Richmond fans are famous for their loyalty. Despite being based in New Zealand, Andrew Sloman rarely misses a game, travelling all across the country to follow the yellow and black. On the other side of Australia, Brian Donaldson started flying from Perth on a regular basis to watch Richmond games from around 1992. The pair made up the 'Flying Tigers', and today, 'Slowy' pays tribute to his great mate who passed away on Sunday.
Brian Donaldson passed away on the morning of April 5 in Perth. He first brought his health battle to my attention in Melbourne, during Grand Final week, 2019. I recently enjoyed a virtual beer with him, and he stated that he’d been “scrapping and fighting like Jakey King”, but he deserved eternal rest. Many supporters like myself will miss him.
I dedicate my 2020 membership package this year to the Club, and to Brian. Simply, without the Club, we would never have met. The “connection” element the Club provides is so powerful, and I’m thankful and grateful for it, particularly in times like these. Brian’s story of connection with the Club is a beautiful one, and belies his perceived rough, basic and ‘mulleted’ exterior.
Around 1992, Brian started flying to Melbourne on a regular basis to watch Richmond games. His Tiger love was born from a local association with the Claremont Football Club, coupled with a love of the underdog, the scrapper and the fighter.
Watching infrequent highlights of Richmond on local television in Perth was not enough for him. He sometimes travelled to Melbourne for his car parts business and, after attending a Richmond game during one such business trip, he was hooked. He wanted more of the Richmond “Connection”.
He began flying over to games and sat, or stood, in the outer, generally on his own. One game at the MCG, he was outside at half-time enjoying his regular nicotine fix, when he randomly started chatting to Richmond coterie member Brian McCue. Brian was enamoured by his story, and invited him to meet some other coterie members with similar travel habits, such as Rodney Banks who, at the time, was travelling to games from Mt. Isa. He loved this, and soon joined the Legends Club coterie.
From there, his involvement just grew. Beyond the long-term financial support of the Richmond WA Supporters Group through his business Driveline, he also:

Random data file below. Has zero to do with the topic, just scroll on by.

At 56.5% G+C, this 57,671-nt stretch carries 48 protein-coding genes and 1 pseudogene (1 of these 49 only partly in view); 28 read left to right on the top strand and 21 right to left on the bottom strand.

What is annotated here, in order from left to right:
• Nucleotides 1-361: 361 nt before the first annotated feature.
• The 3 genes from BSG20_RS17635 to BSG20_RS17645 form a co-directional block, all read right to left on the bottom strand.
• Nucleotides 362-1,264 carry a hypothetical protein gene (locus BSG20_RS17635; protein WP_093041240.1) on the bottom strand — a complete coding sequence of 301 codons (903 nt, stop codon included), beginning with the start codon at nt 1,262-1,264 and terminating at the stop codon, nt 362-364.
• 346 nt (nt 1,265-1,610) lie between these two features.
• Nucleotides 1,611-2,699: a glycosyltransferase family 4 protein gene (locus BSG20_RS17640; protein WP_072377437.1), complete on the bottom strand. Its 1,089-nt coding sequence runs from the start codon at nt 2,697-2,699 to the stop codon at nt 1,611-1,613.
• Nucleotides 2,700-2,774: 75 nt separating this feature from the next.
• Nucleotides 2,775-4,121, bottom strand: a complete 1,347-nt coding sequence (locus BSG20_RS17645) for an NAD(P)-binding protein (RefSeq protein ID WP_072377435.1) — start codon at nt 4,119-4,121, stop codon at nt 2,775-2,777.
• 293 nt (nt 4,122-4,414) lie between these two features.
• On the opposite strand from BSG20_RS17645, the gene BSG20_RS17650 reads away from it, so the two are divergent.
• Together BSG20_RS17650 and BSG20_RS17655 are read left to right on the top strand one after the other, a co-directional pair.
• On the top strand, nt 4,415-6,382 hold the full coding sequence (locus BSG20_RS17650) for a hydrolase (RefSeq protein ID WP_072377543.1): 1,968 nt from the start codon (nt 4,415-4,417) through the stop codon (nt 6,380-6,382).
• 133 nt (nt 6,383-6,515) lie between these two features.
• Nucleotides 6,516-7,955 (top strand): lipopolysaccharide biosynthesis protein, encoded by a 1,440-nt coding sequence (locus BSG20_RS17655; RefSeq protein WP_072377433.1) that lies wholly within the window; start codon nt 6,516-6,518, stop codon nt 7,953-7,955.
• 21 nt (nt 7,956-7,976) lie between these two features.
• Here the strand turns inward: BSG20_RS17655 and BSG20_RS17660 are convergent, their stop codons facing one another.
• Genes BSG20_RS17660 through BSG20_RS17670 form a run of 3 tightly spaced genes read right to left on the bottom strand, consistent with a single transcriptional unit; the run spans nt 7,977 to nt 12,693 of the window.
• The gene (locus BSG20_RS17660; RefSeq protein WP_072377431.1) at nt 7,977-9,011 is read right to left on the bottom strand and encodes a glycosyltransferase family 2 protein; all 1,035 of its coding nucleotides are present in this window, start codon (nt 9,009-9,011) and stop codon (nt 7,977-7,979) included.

• Joined the Richmond WA Coterie, in addition to his Legends Club membership;
• Supported and attended several pre-season camps in recent years; and
• Provided support to fellow WA Tiger in young Nate and his journey to Melbourne.
We just cannot estimate how many times Brian crossed the Nullarbor to watch the Club play, but each year he went to every home game, plus away games in Adelaide, Sydney, Perth (naturally) and to Tasmania when we played in that state. He never went to Queensland, for reasons he kept to himself.
His first love was his wife Rosa Maria. Richmond was second, and motor racing a close third. He had his own sprint car team in the 1980’s and 90’s, and he raced in Australia, New Zealand and the United States.
He was a renowned “spotter” in IndyCar racing. He would sit in a tower on turn three at the Indianapolis 500 and call the racing line to team drivers. I once asked him why this was needed as surely the drivers can see for themselves. After the obligatory five-minute dressing down for my ignorance, he then explained for 30 minutes in minute technical detail why drivers had their lives under his control around turn three. He travelled to the US 92 times for racing and his motor vehicle parts business.
I have no doubt many supporters were incredibly honoured to meet him. We had a wonderful time travelling the country, following the Club we love. There are many priceless memories and stories from our travels, which we will cherish.
Rest in Peace Brian “Scruff” Donaldson.